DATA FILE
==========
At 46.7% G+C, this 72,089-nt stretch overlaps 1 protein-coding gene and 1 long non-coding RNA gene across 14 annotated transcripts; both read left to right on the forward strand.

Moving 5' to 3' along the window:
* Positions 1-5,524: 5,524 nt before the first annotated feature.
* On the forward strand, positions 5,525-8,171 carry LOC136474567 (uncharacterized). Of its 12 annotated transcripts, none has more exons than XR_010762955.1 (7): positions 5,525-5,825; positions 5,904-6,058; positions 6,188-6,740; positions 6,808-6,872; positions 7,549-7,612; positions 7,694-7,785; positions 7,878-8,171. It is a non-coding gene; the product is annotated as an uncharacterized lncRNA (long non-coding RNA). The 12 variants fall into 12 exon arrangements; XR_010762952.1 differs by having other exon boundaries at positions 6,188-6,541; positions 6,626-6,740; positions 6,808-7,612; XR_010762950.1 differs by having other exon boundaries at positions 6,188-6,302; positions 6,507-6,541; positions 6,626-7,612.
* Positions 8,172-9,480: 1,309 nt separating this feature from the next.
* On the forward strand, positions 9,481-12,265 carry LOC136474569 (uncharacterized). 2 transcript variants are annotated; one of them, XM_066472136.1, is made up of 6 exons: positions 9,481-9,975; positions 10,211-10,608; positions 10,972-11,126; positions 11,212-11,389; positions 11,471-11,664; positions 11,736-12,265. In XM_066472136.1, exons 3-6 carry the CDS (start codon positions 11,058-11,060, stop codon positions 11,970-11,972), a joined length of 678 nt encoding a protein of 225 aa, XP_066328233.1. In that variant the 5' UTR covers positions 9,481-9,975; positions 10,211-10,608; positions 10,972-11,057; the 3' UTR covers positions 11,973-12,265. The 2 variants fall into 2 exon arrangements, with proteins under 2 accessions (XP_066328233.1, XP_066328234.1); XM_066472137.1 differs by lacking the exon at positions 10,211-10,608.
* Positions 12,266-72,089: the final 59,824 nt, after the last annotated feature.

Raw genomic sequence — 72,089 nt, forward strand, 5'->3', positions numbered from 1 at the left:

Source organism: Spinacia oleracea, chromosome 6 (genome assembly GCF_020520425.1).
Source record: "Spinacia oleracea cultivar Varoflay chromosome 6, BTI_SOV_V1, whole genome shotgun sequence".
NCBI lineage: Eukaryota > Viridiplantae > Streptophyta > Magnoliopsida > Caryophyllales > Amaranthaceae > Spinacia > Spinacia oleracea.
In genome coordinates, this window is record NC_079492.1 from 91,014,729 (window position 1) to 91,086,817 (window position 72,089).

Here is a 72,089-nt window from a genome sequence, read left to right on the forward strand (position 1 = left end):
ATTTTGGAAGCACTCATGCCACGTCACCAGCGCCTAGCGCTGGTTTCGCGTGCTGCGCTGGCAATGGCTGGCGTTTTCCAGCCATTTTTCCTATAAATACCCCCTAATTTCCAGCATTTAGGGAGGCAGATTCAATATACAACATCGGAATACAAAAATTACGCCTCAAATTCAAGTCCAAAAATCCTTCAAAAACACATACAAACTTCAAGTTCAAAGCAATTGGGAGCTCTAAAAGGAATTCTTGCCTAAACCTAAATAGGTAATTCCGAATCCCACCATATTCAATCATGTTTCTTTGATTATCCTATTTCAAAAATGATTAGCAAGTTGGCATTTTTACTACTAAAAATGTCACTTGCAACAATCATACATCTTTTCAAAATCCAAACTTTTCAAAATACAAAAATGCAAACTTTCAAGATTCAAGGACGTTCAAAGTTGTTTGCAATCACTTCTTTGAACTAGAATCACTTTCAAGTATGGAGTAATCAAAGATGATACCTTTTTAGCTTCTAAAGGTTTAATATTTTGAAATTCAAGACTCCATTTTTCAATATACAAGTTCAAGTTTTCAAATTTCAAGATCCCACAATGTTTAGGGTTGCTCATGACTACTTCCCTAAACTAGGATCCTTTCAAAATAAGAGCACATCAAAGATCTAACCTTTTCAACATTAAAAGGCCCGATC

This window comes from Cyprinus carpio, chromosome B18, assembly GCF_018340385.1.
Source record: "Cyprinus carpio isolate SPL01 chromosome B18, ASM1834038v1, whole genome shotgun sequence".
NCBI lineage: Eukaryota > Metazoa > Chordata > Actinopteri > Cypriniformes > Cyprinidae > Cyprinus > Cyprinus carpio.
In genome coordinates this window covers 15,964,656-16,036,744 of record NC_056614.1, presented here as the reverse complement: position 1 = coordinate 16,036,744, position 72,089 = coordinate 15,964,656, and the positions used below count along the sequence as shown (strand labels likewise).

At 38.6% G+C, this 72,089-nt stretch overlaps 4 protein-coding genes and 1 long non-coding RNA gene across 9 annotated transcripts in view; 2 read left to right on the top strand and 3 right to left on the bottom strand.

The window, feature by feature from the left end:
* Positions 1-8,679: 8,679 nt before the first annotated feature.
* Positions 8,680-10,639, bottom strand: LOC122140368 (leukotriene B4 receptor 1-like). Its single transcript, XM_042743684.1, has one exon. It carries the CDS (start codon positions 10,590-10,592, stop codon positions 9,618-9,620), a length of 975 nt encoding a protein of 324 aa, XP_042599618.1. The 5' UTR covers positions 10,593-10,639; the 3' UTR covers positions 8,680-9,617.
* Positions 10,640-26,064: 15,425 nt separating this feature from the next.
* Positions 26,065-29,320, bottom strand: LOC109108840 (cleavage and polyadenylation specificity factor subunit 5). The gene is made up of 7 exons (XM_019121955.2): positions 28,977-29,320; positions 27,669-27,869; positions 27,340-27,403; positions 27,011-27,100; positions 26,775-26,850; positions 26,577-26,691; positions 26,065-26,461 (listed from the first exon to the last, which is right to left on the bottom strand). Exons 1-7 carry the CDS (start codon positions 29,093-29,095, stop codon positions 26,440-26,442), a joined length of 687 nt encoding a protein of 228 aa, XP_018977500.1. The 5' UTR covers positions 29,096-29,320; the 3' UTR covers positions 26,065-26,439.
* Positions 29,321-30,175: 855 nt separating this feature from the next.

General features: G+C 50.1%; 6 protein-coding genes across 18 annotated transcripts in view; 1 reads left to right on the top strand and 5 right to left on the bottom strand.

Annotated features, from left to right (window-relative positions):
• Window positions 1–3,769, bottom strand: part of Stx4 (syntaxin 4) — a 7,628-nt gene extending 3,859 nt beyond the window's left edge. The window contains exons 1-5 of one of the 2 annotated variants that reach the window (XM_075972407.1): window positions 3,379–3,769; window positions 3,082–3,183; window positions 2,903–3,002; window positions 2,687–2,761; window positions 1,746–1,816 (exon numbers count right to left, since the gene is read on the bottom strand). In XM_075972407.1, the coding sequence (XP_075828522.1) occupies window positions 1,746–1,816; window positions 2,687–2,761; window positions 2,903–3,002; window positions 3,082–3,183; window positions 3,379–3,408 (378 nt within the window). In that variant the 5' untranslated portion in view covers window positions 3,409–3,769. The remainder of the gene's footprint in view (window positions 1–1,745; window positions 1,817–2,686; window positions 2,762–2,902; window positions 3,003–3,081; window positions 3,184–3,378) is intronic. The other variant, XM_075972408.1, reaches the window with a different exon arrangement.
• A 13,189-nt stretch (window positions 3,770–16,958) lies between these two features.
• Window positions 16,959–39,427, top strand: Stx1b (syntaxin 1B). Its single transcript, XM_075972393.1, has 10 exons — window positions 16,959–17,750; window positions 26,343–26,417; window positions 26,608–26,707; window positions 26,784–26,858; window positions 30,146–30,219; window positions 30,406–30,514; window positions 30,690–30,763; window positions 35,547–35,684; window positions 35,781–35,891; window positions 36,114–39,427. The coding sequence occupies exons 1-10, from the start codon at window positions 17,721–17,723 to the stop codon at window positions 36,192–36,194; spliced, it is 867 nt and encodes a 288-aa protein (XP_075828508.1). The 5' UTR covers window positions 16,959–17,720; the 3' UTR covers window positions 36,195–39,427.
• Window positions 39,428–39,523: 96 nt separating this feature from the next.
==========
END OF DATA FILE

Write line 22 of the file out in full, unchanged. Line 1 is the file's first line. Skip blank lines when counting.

* Positions 8,680-10,639, bottom strand: LOC122140368 (leukotriene B4 receptor 1-like). Its single transcript, XM_042743684.1, has one exon. It carries the CDS (start codon positions 10,590-10,592, stop codon positions 9,618-9,620), a length of 975 nt encoding a protein of 324 aa, XP_042599618.1. The 5' UTR covers positions 10,593-10,639; the 3' UTR covers positions 8,680-9,617.